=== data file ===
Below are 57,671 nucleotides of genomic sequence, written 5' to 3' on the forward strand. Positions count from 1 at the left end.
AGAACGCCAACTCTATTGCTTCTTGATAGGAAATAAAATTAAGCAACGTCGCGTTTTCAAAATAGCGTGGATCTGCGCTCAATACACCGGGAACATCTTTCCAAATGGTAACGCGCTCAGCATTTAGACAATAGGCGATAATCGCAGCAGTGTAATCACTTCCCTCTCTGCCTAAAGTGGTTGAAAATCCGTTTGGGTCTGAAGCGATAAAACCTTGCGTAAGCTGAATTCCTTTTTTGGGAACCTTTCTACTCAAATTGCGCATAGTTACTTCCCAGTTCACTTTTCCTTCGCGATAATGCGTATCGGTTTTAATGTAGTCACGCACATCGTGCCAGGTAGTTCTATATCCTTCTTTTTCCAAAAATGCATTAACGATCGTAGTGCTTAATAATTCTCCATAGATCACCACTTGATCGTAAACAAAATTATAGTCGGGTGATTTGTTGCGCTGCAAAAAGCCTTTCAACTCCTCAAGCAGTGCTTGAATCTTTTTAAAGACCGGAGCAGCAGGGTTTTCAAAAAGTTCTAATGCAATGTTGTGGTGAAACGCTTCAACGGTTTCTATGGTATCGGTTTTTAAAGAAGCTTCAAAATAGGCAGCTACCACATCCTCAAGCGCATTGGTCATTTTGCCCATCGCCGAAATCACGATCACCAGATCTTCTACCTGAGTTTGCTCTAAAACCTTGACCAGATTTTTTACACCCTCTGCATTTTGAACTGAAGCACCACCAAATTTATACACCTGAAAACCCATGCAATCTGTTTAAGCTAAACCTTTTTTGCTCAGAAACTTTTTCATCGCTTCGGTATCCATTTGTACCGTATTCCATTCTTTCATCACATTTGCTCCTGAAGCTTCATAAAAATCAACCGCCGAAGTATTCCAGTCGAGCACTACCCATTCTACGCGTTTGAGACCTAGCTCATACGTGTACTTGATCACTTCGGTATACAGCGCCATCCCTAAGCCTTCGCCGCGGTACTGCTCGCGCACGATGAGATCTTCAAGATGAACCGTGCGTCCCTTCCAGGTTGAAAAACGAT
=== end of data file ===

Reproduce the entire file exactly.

Below are 57,671 nucleotides of genomic sequence, written 5' to 3' on the forward strand. Positions count from 1 at the left end.
AGAACGCCAACTCTATTGCTTCTTGATAGGAAATAAAATTAAGCAACGTCGCGTTTTCAAAATAGCGTGGATCTGCGCTCAATACACCGGGAACATCTTTCCAAATGGTAACGCGCTCAGCATTTAGACAATAGGCGATAATCGCAGCAGTGTAATCACTTCCCTCTCTGCCTAAAGTGGTTGAAAATCCGTTTGGGTCTGAAGCGATAAAACCTTGCGTAAGCTGAATTCCTTTTTTGGGAACCTTTCTACTCAAATTGCGCATAGTTACTTCCCAGTTCACTTTTCCTTCGCGATAATGCGTATCGGTTTTAATGTAGTCACGCACATCGTGCCAGGTAGTTCTATATCCTTCTTTTTCCAAAAATGCATTAACGATCGTAGTGCTTAATAATTCTCCATAGATCACCACTTGATCGTAAACAAAATTATAGTCGGGTGATTTGTTGCGCTGCAAAAAGCCTTTCAACTCCTCAAGCAGTGCTTGAATCTTTTTAAAGACCGGAGCAGCAGGGTTTTCAAAAAGTTCTAATGCAATGTTGTGGTGAAACGCTTCAACGGTTTCTATGGTATCGGTTTTTAAAGAAGCTTCAAAATAGGCAGCTACCACATCCTCAAGCGCATTGGTCATTTTGCCCATCGCCGAAATCACGATCACCAGATCTTCTACCTGAGTTTGCTCTAAAACCTTGACCAGATTTTTTACACCCTCTGCATTTTGAACTGAAGCACCACCAAATTTATACACCTGAAAACCCATGCAATCTGTTTAAGCTAAACCTTTTTTGCTCAGAAACTTTTTCATCGCTTCGGTATCCATTTGTACCGTATTCCATTCTTTCATCACATTTGCTCCTGAAGCTTCATAAAAATCAACCGCCGAAGTATTCCAGTCGAGCACTACCCATTCTACGCGTTTGAGACCTAGCTCATACGTGTACTTGATCACTTCGGTATACAGCGCCATCCCTAAGCCTTCGCCGCGGTACTGCTCGCGCACGATGAGATCTTCAAGATGAACCGTGCGTCCCTTCCAGGTTGAAAAACGAT